London Theatre Reviews

Read the latest London theatre reviews on the newest openings across the West End and beyond. Discover more about the latest must-see West End shows, Off-West End productions, and why you need to see shows in London. Scroll through our full theatre reviews listings of London musicals, plays, and live events from our London Theatre critics.

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  • Back in the day I've seen male strippers, of various stripes, at Leicester Square's London Hippodrome: in the 80s, when Stringfellow ran it as a nightclub, there was a gay night where, one night, I saw the late gay porn star Leo Ford make an appearance; while this century, the venue hosted a London season for La Soiree, the subversive burlesque show that featured artful stripping (from all genders). But with its conversion to a glamorous 24-hour casino, planning permission required this former...

  • Romeo and Juliet

    The RSC's annual residency at their former full-time London home the Barbican has so far seen two of three productions from the main house at Stratford-upon-Avon transfer to London. Reviewing Macbeth, my colleague Will Longman called it a "tepid, sometimes dizzying production"; RSC deputy artistic director Erica Whyman's version of Romeo and Juliet now is somewhat warmer and conspicuously more lively and deliberately youthful, but it is also over-strenuous in its attempts to contemporise the...

  • Don Quixote

    The RSC is back, at least part-time, at the Barbican Centre, reversing its former boss Adrian Noble's ridiculous decision to remove the company from their purpose-built London home there back in 2001, but they now have a muddled identity in the capital. The dull old Shakespeare's seem to go to the City of London (they are currently in the midst of a three play season there), where they struggle to compete with the far livelier classical offerings at other London theatres from the National to the...

    Garrick Theatre
  • Rosalie Craig

    Company, first premiered on Broadway in 1970, was always a bold, brilliant musical: a series of brief vignettes (by George Furth) and dazzling songs (by Stephen Sondheim) about the challenges of dating and marriage and the fears of being trapped. The songs and scenes flow in and out of each other in an impressionistic haze as a man, about to celebrate his 35th birthday, confronts his deep-rooted fears about long-term relationships and the loneliness of being on his own.But in the show's third...

    Gielgud Theatre
  • The Inheritance

    During one of the intervals for The Inheritance, newly transferred from the Young Vic where it premiered in March to the West End's Noel Coward Theatre, I ran into Martin Sherman, who wrote one of the great gay plays of my lifetime in Bent, a shattering account of gay life (and death) in a Nazi concentration camp. I was a 17-year-old gay man just coming to terms with my sexuality when this forever-potent play first premiered in 1979 at the Royal Court and it exposed me to a heart-breaking legacy...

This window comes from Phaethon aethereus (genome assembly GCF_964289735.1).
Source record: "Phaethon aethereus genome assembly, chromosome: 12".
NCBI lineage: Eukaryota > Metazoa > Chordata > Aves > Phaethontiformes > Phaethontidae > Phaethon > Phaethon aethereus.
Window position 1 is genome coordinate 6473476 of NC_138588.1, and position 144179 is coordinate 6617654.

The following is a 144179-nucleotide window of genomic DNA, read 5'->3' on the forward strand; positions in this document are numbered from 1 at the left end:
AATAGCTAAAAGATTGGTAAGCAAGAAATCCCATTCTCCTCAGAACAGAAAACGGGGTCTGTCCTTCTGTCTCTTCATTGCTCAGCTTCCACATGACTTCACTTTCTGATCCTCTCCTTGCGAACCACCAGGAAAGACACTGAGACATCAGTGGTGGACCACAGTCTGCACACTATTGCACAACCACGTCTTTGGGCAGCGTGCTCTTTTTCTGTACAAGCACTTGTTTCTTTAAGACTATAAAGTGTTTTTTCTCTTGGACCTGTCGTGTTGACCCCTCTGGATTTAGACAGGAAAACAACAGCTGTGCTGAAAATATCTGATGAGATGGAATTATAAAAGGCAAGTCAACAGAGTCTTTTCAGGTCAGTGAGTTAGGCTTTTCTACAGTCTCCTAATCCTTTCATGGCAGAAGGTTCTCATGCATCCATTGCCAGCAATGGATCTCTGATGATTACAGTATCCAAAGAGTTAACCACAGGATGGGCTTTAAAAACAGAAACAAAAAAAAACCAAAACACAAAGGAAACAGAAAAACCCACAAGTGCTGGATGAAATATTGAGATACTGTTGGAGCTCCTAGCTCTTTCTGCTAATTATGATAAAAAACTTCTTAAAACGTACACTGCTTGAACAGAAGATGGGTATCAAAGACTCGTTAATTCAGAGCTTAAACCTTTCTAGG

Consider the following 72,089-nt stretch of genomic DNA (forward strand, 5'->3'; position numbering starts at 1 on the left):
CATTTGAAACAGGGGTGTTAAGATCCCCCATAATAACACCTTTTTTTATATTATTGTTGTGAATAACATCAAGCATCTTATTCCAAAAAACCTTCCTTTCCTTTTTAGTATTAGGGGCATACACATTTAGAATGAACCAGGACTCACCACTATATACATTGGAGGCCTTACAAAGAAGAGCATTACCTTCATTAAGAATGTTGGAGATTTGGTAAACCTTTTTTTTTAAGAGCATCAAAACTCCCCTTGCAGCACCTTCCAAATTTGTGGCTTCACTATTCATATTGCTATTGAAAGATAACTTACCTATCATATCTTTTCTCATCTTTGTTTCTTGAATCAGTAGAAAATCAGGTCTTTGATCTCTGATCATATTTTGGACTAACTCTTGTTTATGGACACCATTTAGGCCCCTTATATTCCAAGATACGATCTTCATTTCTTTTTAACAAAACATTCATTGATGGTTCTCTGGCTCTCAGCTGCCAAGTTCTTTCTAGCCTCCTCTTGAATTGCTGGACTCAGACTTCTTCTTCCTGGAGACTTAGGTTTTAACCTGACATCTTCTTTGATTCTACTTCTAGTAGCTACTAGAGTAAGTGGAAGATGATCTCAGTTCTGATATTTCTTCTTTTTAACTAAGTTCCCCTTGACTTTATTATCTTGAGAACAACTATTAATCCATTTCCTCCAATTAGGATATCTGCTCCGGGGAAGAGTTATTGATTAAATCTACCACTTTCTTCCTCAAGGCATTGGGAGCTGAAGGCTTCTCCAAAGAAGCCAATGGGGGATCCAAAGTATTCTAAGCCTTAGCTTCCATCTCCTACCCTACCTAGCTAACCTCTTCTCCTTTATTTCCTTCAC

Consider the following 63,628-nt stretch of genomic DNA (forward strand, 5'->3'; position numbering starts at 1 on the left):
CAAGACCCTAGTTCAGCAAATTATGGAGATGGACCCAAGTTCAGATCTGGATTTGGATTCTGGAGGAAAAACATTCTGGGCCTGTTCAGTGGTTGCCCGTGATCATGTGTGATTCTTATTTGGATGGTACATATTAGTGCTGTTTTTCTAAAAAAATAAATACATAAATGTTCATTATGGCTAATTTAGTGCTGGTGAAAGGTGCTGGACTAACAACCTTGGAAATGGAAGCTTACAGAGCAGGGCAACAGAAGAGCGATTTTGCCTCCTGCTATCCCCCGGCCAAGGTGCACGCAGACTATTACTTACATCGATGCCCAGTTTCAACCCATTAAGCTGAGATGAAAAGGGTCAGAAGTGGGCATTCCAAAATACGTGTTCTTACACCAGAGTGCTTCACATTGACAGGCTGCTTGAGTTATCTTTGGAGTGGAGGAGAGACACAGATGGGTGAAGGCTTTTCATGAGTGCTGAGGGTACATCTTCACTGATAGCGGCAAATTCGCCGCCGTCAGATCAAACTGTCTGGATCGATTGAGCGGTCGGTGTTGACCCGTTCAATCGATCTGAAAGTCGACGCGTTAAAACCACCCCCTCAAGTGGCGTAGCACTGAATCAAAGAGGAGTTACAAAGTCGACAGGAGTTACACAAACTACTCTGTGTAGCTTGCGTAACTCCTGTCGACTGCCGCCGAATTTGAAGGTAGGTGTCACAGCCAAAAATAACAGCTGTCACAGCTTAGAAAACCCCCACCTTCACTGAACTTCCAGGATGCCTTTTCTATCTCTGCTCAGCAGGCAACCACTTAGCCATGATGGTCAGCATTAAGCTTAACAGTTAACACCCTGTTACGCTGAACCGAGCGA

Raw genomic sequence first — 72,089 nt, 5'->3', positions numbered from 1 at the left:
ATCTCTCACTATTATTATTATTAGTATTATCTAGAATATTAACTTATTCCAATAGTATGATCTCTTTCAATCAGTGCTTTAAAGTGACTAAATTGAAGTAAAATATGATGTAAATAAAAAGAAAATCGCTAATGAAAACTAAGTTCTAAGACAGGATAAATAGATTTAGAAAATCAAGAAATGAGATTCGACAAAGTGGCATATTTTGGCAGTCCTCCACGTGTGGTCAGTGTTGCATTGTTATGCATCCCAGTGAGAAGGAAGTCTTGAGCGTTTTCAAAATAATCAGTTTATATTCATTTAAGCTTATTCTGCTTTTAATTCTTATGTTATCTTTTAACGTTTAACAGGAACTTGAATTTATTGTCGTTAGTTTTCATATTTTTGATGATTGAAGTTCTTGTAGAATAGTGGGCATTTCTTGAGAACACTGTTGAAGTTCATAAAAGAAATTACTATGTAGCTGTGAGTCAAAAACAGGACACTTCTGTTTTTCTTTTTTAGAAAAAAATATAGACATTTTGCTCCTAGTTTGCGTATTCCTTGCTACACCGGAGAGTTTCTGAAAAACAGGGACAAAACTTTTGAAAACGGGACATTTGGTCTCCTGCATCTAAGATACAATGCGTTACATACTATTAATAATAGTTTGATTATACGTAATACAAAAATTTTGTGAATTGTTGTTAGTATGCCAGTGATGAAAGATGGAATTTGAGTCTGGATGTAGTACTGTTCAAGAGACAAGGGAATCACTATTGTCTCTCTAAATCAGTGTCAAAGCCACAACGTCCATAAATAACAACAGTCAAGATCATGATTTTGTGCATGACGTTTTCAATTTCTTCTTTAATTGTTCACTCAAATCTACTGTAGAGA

Young Vic (Main House)
  • Heathers the Musical

    Given its colourful design and glittery pop soundtrack, you'd be forgiven for thinking Heathers is a light-hearted coming-of-age, high school comedy, but it's bloody dark: murder and suicide, bulimia and bullying dominate the Westerberg campus. Based on the '80s Winona Ryder film, this musical offering has earned a cult following over the years on the back of its zany humour and infectious soundtrack, and it now lands in the West End starring musical theatre stalwart Carrie Hope...

    The Other Palace - Main Theatre
  • Home, I'm Darling

    Prim, polished and proper: that's what the 50s were all about, right? The husband made the money, and the wife stayed at home, cooked, cleaned and made sure the house was in order. That's the world Laura Wade has created in her new play, Home, I'm Darling, a modern dissection of second- and fourth-wave feminism. That is until housewife Judy opens a drawer in the breakfast table and pulls out her Macbook.Despite what Anna Fleischle's stunningly authentic set and costumes have you believe, we're...

  • Following the unprecedented critical successes of Walt Disney’s first animated classics Snow White and the Seven Dwarfs and Pinocchio, many regarded his next venture – a collection of largely unrelated animated segments accompanying classical music – as a huge risk. Of course, we’re talking about Walt’s 1940 masterpiece Fantasia, the first commercial film to be presented in stereophonic sound. In a similar, yet admittedly smaller fashion, Sounds and Sorcery celebrating Disney Fantasia could also...

    The Vaults Theatre
  • As You Like It

    In her first production as artistic director of Shakespeare's Globe, Michelle Terry brings the theatre back to basics with the introduction of an ensemble cast of 12 who will perform several plays throughout this summer season. The jovial As You Like It is the curtain raiser, and it sets the bar at a very decent level. The ensemble have been in rehearsals for 12 weeks, and although there are two designated directors - Federay Holmes and Elle White - the cast have been given a lot much freedom in...

  • The Phantom of the Opera

    Stop a person on the street and ask them to name a West End musical, they'll probably say one of two things: Les Mis, or The Phantom of the Opera. The latter has been impressively running non-stop at Her Majesty's Theatre for over 3 decades now, but does Andrew Lloyd Webber's musical still have the same sense of wonder as it did all that time ago. There's no question that it's a complete classic: the story tells of the titular phantom who haunts an opera house, the tales of his presence in the...

    His Majesty’s Theatre

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